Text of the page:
The sigqueue() function shall cause the signal specified by signo
to be sent with the value specified by value to the process specified
by pid. If signo is zero (the null signal), error checking is
performed but no signal is actually sent. The null signal can be used to check
the validity of pid.
The conditions required for a process to have permission to queue a signal to
another process are the same as for the kill() function.
The sigqueue() function shall return immediately. If SA_SIGINFO is set
for signo and if the resources were available to queue the signal, the
signal shall be queued and sent to the receiving process. If SA_SIGINFO is not
set for signo, then signo shall be sent at least once to the
receiving process; it is unspecified whether value shall be sent to the
receiving process as a result of this call.
If the value of pid causes signo to be generated for the sending
process, and if signo is not blocked for the calling thread and if no
other thread has signo unblocked or is waiting in a sigwait()
function for signo, either signo or at least the pending,
unblocked signal shall be delivered to the calling thread before the
sigqueue() function returns. Should any multiple pending signals in the
range SIGRTMIN to SIGRTMAX be selected for delivery, it shall be the lowest
numbered one. The selection order between realtime and non-realtime signals,
or between multiple pending non-realtime signals, is unspecified.
Upon successful completion, the specified signal shall have been queued, and the
sigqueue() function shall return a value of zero. Otherwise, the
function shall return a value of -1 and set errno to indicate the
The sigqueue() function allows an application to queue a realtime signal
to itself or to another process, specifying the application-defined value.
This is common practice in realtime applications on existing realtime systems.
It was felt that specifying another function in the sig... name space
already carved out for signals was preferable to extending the interface to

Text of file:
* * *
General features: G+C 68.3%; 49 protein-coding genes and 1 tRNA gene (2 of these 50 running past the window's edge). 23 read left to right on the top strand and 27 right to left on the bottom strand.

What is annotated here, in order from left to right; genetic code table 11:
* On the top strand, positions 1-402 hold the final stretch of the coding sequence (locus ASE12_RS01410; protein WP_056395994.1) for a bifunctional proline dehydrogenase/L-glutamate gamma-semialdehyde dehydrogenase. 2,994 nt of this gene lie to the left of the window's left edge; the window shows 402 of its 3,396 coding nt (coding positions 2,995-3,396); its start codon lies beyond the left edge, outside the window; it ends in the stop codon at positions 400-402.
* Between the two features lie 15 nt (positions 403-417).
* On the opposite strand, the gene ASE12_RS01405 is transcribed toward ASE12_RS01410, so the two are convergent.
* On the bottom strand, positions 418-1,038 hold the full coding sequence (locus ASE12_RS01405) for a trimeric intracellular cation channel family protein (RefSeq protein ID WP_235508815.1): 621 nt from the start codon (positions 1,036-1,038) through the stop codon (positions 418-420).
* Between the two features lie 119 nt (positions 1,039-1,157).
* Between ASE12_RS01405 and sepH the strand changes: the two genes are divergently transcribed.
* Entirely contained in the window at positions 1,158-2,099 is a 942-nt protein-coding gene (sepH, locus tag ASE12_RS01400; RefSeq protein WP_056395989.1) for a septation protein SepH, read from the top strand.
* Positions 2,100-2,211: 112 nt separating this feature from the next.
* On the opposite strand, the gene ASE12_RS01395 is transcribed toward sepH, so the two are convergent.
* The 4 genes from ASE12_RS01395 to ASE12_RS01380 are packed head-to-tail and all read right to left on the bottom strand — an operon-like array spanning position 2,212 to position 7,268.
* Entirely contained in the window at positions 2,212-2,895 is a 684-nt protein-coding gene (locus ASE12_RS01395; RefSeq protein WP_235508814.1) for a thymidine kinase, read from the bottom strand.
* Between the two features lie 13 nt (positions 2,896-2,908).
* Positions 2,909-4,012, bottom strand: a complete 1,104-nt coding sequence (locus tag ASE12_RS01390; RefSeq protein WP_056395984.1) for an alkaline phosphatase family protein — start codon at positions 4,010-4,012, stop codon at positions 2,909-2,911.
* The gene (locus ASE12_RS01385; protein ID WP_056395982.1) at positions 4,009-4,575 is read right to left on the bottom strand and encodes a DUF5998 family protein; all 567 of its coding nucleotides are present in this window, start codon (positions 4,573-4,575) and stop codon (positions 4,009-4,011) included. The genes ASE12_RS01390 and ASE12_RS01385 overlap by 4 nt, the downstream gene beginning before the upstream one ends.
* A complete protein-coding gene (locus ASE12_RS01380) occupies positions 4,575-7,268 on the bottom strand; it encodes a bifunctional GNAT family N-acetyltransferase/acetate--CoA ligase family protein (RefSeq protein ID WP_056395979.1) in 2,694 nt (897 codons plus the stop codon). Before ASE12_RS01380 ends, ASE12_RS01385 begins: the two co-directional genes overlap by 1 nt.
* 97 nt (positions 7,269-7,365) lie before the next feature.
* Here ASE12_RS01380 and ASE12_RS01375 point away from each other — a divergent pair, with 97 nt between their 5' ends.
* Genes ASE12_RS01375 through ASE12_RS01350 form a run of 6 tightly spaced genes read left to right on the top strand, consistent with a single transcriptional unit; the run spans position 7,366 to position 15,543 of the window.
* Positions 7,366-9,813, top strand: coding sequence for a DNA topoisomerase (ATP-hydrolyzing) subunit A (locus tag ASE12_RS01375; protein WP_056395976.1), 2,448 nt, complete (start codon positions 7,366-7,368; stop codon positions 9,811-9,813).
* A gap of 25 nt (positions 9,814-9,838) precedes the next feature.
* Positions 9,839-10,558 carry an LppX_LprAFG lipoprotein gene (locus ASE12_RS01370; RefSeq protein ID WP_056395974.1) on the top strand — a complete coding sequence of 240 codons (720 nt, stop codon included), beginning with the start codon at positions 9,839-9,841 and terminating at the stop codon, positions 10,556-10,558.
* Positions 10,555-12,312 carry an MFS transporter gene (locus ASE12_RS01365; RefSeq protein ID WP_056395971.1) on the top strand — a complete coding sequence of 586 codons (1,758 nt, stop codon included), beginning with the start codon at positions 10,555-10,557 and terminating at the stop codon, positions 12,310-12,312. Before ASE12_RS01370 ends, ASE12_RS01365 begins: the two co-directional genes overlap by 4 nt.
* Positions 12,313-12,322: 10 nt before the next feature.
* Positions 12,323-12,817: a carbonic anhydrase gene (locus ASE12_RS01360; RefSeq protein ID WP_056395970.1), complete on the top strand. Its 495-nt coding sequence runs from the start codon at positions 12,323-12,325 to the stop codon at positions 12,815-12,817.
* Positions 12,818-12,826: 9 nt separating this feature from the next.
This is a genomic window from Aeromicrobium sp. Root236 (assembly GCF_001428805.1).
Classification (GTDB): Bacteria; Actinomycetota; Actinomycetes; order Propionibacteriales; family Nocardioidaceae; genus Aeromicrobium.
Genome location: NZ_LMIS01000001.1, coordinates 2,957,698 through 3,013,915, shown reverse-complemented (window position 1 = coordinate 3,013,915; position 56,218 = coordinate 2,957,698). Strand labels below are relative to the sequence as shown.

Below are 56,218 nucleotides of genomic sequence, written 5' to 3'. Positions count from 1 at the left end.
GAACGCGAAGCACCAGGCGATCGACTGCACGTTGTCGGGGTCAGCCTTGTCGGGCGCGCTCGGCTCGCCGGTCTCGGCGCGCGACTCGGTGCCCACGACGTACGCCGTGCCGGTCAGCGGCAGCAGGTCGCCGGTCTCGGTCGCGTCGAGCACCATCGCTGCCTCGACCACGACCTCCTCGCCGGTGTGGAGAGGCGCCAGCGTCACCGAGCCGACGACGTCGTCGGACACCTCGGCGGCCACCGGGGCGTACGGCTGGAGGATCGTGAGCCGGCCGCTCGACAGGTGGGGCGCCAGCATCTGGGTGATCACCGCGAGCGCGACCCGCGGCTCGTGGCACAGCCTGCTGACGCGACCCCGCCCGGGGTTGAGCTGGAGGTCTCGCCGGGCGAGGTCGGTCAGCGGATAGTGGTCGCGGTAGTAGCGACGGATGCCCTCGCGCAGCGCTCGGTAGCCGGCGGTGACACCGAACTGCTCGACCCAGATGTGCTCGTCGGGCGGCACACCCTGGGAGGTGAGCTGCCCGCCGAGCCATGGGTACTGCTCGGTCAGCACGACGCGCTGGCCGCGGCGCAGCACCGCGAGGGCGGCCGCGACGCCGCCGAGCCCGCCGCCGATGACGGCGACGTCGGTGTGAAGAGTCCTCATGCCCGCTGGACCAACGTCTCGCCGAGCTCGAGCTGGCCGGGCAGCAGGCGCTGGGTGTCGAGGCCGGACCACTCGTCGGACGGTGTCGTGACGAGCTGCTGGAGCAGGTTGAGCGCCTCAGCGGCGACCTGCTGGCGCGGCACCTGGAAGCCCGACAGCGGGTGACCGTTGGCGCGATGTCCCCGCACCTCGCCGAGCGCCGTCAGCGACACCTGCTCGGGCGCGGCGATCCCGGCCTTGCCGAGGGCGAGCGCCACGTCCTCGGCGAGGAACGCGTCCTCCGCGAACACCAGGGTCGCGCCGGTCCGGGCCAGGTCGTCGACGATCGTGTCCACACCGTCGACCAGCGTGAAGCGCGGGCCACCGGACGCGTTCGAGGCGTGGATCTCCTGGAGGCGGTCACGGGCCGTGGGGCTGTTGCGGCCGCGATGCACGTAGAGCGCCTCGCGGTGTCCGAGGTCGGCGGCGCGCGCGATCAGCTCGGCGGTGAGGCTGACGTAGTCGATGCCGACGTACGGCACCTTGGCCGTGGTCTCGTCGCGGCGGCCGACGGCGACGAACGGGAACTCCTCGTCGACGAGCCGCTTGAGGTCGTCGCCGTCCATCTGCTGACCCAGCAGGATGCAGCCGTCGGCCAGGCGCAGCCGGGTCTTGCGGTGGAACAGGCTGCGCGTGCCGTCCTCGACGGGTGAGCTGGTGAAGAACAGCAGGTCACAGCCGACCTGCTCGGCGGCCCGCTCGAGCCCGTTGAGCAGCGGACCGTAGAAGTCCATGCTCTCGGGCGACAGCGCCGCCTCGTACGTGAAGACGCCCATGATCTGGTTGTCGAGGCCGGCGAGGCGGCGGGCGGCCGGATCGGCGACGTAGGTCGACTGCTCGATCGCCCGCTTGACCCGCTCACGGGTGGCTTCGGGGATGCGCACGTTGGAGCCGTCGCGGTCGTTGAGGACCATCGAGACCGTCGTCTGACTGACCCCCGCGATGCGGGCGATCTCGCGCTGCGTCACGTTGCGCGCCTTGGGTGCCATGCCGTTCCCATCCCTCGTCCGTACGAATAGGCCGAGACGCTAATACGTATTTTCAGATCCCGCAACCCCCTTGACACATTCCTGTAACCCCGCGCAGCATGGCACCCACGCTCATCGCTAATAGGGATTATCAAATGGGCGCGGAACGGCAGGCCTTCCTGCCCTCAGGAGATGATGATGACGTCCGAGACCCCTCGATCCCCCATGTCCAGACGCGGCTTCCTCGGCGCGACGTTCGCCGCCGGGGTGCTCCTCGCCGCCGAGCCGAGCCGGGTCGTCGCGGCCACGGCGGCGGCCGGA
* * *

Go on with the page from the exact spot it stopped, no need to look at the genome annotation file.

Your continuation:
Such a function became necessary when the put/get event function of the message
queues was removed. It should be noted that the sigqueue() function
implies reduced performance in a security-conscious implementation as the
access permissions between the sender and receiver have to be checked on each
send when the pid is resolved into a target process. Such access checks
were necessary only at message queue open in the previous interface.
The standard developers required that sigqueue() have the same semantics
with respect to the null signal as kill(), and that the same permission
checking be used. But because of the difficulty of implementing the
"broadcast" semantic of kill() (for example, to process
groups) and the interaction with resource allocation, this semantic was not
adopted. The sigqueue() function queues a signal to a single process
specified by the pid argument.
The sigqueue() function can fail if the system has insufficient resources
to queue the signal. An explicit limit on the number of queued signals that a
process could send was introduced. While the limit is "per-sender",
this volume of IEEE Std 1003.1-2001 does not specify that the
resources be part of the state of the sender. This would require either that
the sender be maintained after exit until all signals that it had sent to
other processes were handled or that all such signals that had not yet been
acted upon be removed from the queue(s) of the receivers. This volume of
IEEE Std 1003.1-2001 does not preclude this behavior, but an
implementation that allocated queuing resources from a system-wide pool (with
per-sender limits) and that leaves queued signals pending after the sender
exits is also permitted.
Portions of this text are reprinted and reproduced in electronic form from IEEE
Std 1003.1, 2003 Edition, Standard for Information Technology -- Portable
Operating System Interface (POSIX), The Open Group Base Specifications Issue
6, Copyright (C) 2001-2003 by the Institute of Electrical and Electronics
Engineers, Inc and The Open Group. In the event of any discrepancy between
this version and the original IEEE and The Open Group Standard, the original
IEEE and The Open Group Standard is the referee document. The original
Standard can be obtained online at http://www.opengroup.org/unix/online.html